Here's Why You Shouldn't Use "Hey" as a Pickup Line on Dating Apps


Here's Why You Shouldn't Use "Hey" as a Pickup Line on Dating Apps


Let's get one thing straight: Unless you're deliberately attempting to be ignored, saying "hello" or "hi" or any other variation of it is not the greatest method to strike up a conversation on a dating app. In that situation, move ahead without hesitation. I nearly guarantee that you will wind up in the stack of unsuccessful matches.

In actuality, saying "hello" to a friend or coworker could be a completely fine approach to strike up a discussion. You begin with "hello" and end with a Stranger Things debriefing. But here's how it works: You are not approaching a person with whom you are already acquainted. You're speaking to an online stranger who is probably trying to put a wager on which online strangers they should speak to while fending off the growing numbness that comes with looking through three billion dating profiles. He is at best uninteresting and at worst enrage-inspiring.

Hey is simply insufficient. This is in part because you're presenting yourself to the person you're seeking to connect with, just like you are with your images, bio, and other profile features. Additionally, you only have a little window to present your case before someone decides whether or not to give you their time. A simple "hey" does not imply seriousness, an attempt, or a guarantee of future polite dialogue.

In conclusion, saying "hello" is the worst thing since wearing socks and stepping on a wet patch on your kitchen floor. Not at all. Just. Avoid doing it.

What say you, then?

Folks, this isn't science at all. The antidote to a soul-crushingly generic greeting, though, is spending some time looking at the profile of the other person. Try posing a query in response to something they've said. Do they enjoy cooking? Inquire about their preferred recipe. Do you enjoy live music? Find out which musicians they want to see live. Big fan of Star Wars? Inquire as to why Obi-Wan Kenobi won't dress in disguise.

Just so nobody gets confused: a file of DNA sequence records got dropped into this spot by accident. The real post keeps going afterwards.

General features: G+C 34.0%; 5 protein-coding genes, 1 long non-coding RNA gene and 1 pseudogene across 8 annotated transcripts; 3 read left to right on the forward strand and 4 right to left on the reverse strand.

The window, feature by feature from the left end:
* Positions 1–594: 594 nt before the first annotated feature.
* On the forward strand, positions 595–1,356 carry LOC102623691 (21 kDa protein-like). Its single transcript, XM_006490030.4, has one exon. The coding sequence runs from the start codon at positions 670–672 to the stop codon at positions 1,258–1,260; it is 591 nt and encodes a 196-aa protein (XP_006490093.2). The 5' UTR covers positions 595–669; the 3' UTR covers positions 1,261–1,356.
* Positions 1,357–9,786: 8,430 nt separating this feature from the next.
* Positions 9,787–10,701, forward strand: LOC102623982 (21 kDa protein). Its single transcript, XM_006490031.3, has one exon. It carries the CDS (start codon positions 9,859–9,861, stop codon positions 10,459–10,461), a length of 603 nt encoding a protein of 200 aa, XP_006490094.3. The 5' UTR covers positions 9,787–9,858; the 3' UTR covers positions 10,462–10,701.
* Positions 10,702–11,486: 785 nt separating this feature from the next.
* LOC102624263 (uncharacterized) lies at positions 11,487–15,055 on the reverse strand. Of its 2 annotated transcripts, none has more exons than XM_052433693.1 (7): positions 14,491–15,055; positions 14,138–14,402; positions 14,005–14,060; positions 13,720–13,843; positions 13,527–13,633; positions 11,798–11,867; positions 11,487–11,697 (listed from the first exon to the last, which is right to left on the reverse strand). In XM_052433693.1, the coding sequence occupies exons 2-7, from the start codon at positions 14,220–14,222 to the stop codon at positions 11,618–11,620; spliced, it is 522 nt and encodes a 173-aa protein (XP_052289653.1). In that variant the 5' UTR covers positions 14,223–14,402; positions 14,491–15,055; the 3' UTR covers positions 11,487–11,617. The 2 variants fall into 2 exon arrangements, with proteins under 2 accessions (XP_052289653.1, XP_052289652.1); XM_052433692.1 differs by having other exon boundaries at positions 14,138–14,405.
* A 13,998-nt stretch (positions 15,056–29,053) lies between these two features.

You're merely attempting to establish a rapport before veering into a more casual conversation about whatever matters to both of you. The first communication is just a minor obstacle to get in the way of deciding whether you want to meet up in person or if the other person has the personality of a damp mop.

However, you can also send a GIF of a waving panda or search the internet for witty starting statements like "Does pineapple belong on pizza?" You certainly can. It could work. But I'd argue that the technique of conversation-starting is a little bit assembly-line-like.

Remember that it's simple to feel like you're on some sort of nightmare, crowded merry-go-round when it comes to internet dating. Just consider how pleasant it would be to receive a message from someone who seemed interested in you.

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